Sydney, Mar 3 (ANI): Fewer than half of Australia's elite cricketers believe representing their country will be the ultimate professional accolade in 10 years.
The Australian Cricketers' Association has revealed the uncertainty in an annual survey of state and national representatives, the Sydney Morning Herald reported.
The survey also found players believe that the "club versus country" debate, the importance of international cricket compared to club-based competitions such as the Indian Premier League, was the most urgent issue facing world cricket.
While more than 90 per cent of all players consider Test cricket is the most important form of the game, the rising influence of Twenty20 cricket is evident in their expectations for the future.
When asked whether playing for Australia would be the "ultimate achievement" in 10 years' time, 47 per cent of Cricket Australia-contracted players said yes.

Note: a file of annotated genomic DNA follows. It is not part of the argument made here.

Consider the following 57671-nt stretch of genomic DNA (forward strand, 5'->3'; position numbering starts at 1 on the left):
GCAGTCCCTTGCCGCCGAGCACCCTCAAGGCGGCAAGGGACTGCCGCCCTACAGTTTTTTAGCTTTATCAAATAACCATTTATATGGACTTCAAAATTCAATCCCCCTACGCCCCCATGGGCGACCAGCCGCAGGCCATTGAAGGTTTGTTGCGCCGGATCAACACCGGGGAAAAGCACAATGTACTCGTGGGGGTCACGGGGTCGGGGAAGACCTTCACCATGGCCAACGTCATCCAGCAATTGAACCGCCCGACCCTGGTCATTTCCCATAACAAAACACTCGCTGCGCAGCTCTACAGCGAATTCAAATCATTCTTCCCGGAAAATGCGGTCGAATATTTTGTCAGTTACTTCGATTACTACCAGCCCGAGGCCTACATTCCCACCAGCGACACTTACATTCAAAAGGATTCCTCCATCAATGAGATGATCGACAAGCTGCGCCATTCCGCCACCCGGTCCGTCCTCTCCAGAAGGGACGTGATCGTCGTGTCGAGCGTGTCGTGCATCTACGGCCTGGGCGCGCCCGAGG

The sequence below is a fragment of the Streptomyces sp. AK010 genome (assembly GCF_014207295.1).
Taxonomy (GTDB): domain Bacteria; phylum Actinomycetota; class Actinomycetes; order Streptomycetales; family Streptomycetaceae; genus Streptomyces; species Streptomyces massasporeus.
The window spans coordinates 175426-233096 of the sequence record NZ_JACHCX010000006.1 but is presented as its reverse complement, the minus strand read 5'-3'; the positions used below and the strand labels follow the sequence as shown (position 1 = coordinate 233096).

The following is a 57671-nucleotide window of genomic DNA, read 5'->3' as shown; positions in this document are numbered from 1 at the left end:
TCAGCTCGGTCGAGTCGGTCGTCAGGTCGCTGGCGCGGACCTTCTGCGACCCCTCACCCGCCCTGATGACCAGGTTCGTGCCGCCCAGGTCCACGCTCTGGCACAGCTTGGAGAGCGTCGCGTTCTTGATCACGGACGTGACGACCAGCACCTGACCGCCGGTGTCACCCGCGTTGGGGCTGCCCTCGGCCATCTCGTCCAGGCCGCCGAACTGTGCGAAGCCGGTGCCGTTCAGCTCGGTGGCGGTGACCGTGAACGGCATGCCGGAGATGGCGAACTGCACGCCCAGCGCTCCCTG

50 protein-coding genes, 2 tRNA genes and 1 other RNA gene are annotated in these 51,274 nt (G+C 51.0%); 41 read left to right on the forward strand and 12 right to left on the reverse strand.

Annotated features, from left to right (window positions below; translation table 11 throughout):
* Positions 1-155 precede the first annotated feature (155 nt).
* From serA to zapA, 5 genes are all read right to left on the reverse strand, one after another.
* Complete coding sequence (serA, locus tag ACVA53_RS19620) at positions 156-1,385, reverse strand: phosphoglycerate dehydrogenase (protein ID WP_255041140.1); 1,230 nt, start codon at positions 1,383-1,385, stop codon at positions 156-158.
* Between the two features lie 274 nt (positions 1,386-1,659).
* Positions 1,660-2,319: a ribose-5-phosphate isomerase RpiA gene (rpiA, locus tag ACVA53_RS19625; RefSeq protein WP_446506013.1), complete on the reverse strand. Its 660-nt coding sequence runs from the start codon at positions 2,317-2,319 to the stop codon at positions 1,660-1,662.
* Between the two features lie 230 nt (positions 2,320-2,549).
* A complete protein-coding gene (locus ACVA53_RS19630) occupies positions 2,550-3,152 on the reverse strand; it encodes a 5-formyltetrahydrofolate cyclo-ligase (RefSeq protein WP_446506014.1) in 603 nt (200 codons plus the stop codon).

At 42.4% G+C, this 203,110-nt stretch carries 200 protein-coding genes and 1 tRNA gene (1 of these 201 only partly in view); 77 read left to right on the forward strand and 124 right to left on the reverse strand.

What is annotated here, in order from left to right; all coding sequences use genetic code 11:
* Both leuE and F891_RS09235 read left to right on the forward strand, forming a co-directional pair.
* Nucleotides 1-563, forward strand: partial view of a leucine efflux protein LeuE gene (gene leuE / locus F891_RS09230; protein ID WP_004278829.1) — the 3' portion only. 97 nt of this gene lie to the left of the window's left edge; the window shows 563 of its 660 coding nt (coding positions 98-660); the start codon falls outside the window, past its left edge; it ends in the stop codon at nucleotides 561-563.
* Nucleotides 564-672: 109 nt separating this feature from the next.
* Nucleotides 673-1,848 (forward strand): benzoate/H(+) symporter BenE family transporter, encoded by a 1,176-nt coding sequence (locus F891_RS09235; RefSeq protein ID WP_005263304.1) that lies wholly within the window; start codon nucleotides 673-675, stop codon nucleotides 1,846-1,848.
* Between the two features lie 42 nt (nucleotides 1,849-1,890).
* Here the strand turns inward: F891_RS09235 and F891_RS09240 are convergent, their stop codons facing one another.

While that was the most popular answer - only 20 per cent said no - the remaining 33 per cent were unsure, a response former national coach John Buchanan said was "disturbing".
State players were more optimistic about the merits of national selection, with 71 per cent believing it would still be the pinnacle in a decade, although Buchanan believed that was due to state players not being on a "world stage", and therefore less exposed to the opportunities to play elsewhere.
In response, Cricket Australia chief executive James Sutherland conceded that "the whole cricketing landscape has changed a bit over the past 12 months or so," with players' ability to snare lucrative Twenty20 contracts.
ACA chief executive Paul Marsh believed Test cricket would remain the place where players primarily earn the respect of their peers, but said Twenty20 cricket was where the opportunities are now coming for the players.
Sutherland said the interest in club-based Twenty20 cricket was partly on weight of numbers. (ANI)